The court dismissed a lawsuit brought against me by Yorgen Fenech, the man accused of complicity in the assassination of Daphne Caruana Galizia, finding he had no grounds to complain that I rejected his request to publish a letter he sent me claiming it was his right to reply to an article I had published on my blog.

Magistrate Rachel Montebello ordered Yorgen Fenech to pay all legal costs of the lawsuit.

I am delighted by the decision. Yorgen Fenech’s letter, signed by his lawyer Charles Mercieca, was, in my view, in and of itself an act of intimidation, as have been various remarks made by Charles Mercieca on behalf of his client on multiple occasions. I am by no means the only journalist in Yorgen Fenech’s black book. But I have found myself being a favoured object of his distinctly unwanted attention.

Some weeks ago, evidence presented in court showed that while still at liberty Yorgen Fenech plotted to make an example of me and sue me in a UK court demanding some £70 million in compensation for damages he would claim he suffered because of my reporting. That plot fizzled out when he was arrested and charged with murdering Daphne Caruana Galizia a few weeks later.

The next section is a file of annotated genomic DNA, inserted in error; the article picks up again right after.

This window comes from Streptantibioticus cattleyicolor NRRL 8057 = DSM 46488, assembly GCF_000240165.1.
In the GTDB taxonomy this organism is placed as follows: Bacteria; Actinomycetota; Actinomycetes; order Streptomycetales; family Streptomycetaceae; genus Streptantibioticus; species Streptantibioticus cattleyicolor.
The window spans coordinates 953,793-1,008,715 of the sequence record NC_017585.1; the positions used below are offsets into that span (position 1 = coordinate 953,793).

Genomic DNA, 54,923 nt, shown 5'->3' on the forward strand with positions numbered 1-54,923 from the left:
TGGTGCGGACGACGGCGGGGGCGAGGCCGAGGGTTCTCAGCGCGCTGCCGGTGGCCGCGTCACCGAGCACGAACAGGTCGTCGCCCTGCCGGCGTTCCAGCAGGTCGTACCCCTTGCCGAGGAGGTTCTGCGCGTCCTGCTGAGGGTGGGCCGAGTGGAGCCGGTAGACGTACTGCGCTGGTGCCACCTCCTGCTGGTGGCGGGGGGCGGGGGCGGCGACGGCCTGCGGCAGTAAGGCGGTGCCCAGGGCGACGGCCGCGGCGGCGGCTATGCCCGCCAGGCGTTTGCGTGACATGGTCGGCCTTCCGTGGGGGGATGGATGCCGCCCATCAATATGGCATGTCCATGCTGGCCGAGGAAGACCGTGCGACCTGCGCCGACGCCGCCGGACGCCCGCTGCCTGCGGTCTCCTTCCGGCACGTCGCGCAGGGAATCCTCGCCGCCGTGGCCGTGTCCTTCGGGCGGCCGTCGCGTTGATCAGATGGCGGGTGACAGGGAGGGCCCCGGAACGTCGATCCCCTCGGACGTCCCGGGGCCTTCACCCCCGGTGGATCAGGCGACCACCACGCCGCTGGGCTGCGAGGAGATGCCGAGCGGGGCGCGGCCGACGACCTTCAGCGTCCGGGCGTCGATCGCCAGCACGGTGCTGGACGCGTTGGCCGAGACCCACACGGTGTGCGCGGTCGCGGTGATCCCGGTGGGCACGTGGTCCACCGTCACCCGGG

The plot for a major SLAPP suit was being hatched while I was being served with legal bullying from Maltese lawyers representing Yorgen Fenech, reacting to questions I put to Yorgen Fenech about his relationship with one of the men charged with murdering Daphne. The questions and the lawyers’ reaction were published in the book Murder on the Malta Express: Who Killed Daphne Caruana Galizia? which I co-authored with Carlo Bonini and John Sweeney. The book is available from publishers Midsea Books.

As ever, my thanks go to my lawyers Andrew Borg Cardona, Matthew Cutajar and Eve Borg Costanzi who defended me in this case.